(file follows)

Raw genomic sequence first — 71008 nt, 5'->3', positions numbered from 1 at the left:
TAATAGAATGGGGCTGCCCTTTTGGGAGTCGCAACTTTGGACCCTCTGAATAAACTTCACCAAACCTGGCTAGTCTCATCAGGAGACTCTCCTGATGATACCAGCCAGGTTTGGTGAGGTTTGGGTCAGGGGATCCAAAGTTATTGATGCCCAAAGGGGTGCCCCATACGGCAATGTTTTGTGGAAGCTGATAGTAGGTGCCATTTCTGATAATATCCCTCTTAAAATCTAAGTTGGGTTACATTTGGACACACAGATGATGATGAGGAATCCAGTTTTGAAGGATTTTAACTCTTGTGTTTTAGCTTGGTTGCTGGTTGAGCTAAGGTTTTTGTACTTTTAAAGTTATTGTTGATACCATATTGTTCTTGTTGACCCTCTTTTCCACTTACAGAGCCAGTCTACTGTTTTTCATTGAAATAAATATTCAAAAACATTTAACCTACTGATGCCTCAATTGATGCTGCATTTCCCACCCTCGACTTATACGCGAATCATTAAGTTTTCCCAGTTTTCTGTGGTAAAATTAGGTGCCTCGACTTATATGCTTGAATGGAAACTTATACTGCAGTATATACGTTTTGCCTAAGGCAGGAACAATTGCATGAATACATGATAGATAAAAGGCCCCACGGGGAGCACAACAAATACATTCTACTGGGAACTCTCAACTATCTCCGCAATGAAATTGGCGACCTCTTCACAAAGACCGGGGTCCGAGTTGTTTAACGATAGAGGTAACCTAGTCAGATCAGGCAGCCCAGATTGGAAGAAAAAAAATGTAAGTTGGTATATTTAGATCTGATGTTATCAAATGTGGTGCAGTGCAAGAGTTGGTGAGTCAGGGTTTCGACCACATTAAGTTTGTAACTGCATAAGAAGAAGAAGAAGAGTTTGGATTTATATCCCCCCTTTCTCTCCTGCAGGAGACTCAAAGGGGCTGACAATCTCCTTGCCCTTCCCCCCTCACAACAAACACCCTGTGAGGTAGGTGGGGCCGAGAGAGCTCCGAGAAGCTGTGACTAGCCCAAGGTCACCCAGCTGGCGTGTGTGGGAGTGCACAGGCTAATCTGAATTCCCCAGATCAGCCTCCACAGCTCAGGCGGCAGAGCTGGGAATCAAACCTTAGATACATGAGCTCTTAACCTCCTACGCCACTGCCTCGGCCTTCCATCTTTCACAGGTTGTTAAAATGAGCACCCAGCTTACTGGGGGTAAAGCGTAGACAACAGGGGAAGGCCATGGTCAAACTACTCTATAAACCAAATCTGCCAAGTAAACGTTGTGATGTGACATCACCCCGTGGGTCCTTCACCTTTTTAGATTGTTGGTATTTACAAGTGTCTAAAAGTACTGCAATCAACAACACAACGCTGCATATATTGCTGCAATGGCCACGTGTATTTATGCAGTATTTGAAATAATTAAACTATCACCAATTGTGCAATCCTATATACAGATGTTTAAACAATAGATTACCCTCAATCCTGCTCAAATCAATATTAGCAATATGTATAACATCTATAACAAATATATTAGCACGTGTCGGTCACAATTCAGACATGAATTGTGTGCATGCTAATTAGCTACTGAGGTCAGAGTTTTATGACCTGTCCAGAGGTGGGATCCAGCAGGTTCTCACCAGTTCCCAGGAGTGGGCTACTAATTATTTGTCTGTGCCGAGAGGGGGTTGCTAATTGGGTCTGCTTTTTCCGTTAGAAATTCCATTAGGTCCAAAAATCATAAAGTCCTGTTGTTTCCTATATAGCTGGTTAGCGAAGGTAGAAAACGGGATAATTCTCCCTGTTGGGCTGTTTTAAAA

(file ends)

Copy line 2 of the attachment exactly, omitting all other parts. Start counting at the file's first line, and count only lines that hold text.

TAATAGAATGGGGCTGCCCTTTTGGGAGTCGCAACTTTGGACCCTCTGAATAAACTTCACCAAACCTGGCTAGTCTCATCAGGAGACTCTCCTGATGATACCAGCCAGGTTTGGTGAGGTTTGGGTCAGGGGATCCAAAGTTATTGATGCCCAAAGGGGTGCCCCATACGGCAATGTTTTGTGGAAGCTGATAGTAGGTGCCATTTCTGATAATATCCCTCTTAAAATCTAAGTTGGGTTACATTTGGACACACAGATGATGATGAGGAATCCAGTTTTGAAGGATTTTAACTCTTGTGTTTTAGCTTGGTTGCTGGTTGAGCTAAGGTTTTTGTACTTTTAAAGTTATTGTTGATACCATATTGTTCTTGTTGACCCTCTTTTCCACTTACAGAGCCAGTCTACTGTTTTTCATTGAAATAAATATTCAAAAACATTTAACCTACTGATGCCTCAATTGATGCTGCATTTCCCACCCTCGACTTATACGCGAATCATTAAGTTTTCCCAGTTTTCTGTGGTAAAATTAGGTGCCTCGACTTATATGCTTGAATGGAAACTTATACTGCAGTATATACGTTTTGCCTAAGGCAGGAACAATTGCATGAATACATGATAGATAAAAGGCCCCACGGGGAGCACAACAAATACATTCTACTGGGAACTCTCAACTATCTCCGCAATGAAATTGGCGACCTCTTCACAAAGACCGGGGTCCGAGTTGTTTAACGATAGAGGTAACCTAGTCAGATCAGGCAGCCCAGATTGGAAGAAAAAAAATGTAAGTTGGTATATTTAGATCTGATGTTATCAAATGTGGTGCAGTGCAAGAGTTGGTGAGTCAGGGTTTCGACCACATTAAGTTTGTAACTGCATAAGAAGAAGAAGAAGAGTTTGGATTTATATCCCCCCTTTCTCTCCTGCAGGAGACTCAAAGGGGCTGACAATCTCCTTGCCCTTCCCCCCTCACAACAAACACCCTGTGAGGTAGGTGGGGCCGAGAGAGCTCCGAGAAGCTGTGACTAGCCCAAGGTCACCCAGCTGGCGTGTGTGGGAGTGCACAGGCTAATCTGAATTCCCCAGATCAGCCTCCACAGCTCAGGCGGCAGAGCTGGGAATCAAACCTTAGATACATGAGCTCTTAACCTCCTACGCCACTGCCTCGGCCTTCCATCTTTCACAGGTTGTTAAAATGAGCACCCAGCTTACTGGGGGTAAAGCGTAGACAACAGGGGAAGGCCATGGTCAAACTACTCTATAAACCAAATCTGCCAAGTAAACGTTGTGATGTGACATCACCCCGTGGGTCCTTCACCTTTTTAGATTGTTGGTATTTACAAGTGTCTAAAAGTACTGCAATCAACAACACAACGCTGCATATATTGCTGCAATGGCCACGTGTATTTATGCAGTATTTGAAATAATTAAACTATCACCAATTGTGCAATCCTATATACAGATGTTTAAACAATAGATTACCCTCAATCCTGCTCAAATCAATATTAGCAATATGTATAACATCTATAACAAATATATTAGCACGTGTCGGTCACAATTCAGACATGAATTGTGTGCATGCTAATTAGCTACTGAGGTCAGAGTTTTATGACCTGTCCAGAGGTGGGATCCAGCAGGTTCTCACCAGTTCCCAGGAGTGGGCTACTAATTATTTGTCTGTGCCGAGAGGGGGTTGCTAATTGGGTCTGCTTTTTCCGTTAGAAATTCCATTAGGTCCAAAAATCATAAAGTCCTGTTGTTTCCTATATAGCTGGTTAGCGAAGGTAGAAAACGGGATAATTCTCCCTGTTGGGCTGTTTTAAAA